My romance with Barcelona
I don’t actually remember my first time in Barcelona, we were staying somewhere along Costa Brava and it was one of the organized day trips. My second time in Barcelona boils down to being stuck in traffic and missing dinner because one of the guys from our group wanted to get a parrot in La Rambla. He didn’t get it in the end and being stuck in a hot car for hours didn’t leave the best impression.
One time I saw the start of one of the stages of Dakar rally. One time we had an amazing chai tea in a tiny place in Barri Gòtic. Another time we had a cocktail in a bar with interior design imitating an enchanted forest. Next time we were on a treasure hunt for Gaudi’s building. One time I was squatting at my other friend’s place – she was renting a room from Latin American immigrants and that’s how I discovered how important it was to know where your nearest Locutorio was – now I’m guessing a thing of the past, an internet café in a world where everyone has a smart phone. And yet another time I met an incredible woman, who was a friend and a translator for Catalan and Spanish of the great Ryszard Kapuściński.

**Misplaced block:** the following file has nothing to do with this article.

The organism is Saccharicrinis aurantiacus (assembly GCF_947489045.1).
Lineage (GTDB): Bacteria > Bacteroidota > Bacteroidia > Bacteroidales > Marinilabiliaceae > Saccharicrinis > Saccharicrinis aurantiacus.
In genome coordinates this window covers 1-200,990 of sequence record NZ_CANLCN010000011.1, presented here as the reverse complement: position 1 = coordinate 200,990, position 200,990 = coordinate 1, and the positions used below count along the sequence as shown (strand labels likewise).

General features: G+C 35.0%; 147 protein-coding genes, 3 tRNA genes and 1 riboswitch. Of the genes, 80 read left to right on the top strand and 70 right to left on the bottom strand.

It wasn’t until I met Laura who comes from a city nearby and was studying in Barcelona that I really started discovering the Catalan capital bit by bit in its beauty. I have visited her many times over the years and I always put aside some time to get to know the city a bit better.
Barcelona is a city with many faces. Many connect it with the football team, some with the incredible architecture by Antoni Gaudí – Sagrada Familia, Casa Batlló, Park Güell to name just a few, and let’s not forget artists like Joan Miró, Salvador Dalí and Picasso, who made a huge impact on the Catalan culture. But like many other metropoles Barcelona has an underbelly – which, as a tourist, even a regular one, you might never see. There are at least two fantastic movies that brilliantly show the love for the “ugly” side. “Biutiful” by Alejandro González Iñárritu and “Todo sobre mi madre” (“All about my mother”) by Pedro Almodóvar.
And you cannot be in the area for a longer period of time without seeing Monsterrat. Great challenge for hikers, but you can also have a nice wander once you drive to the top of the mountain and after you have visited the monastery. The view is fantastic, with good weather you can even see the snowy peaks of the Pyrenees.
What I’m trying to say is that, it happens very rarely that you can have an opportunity to visit a place time and time again, with a lovely local guide on top of that.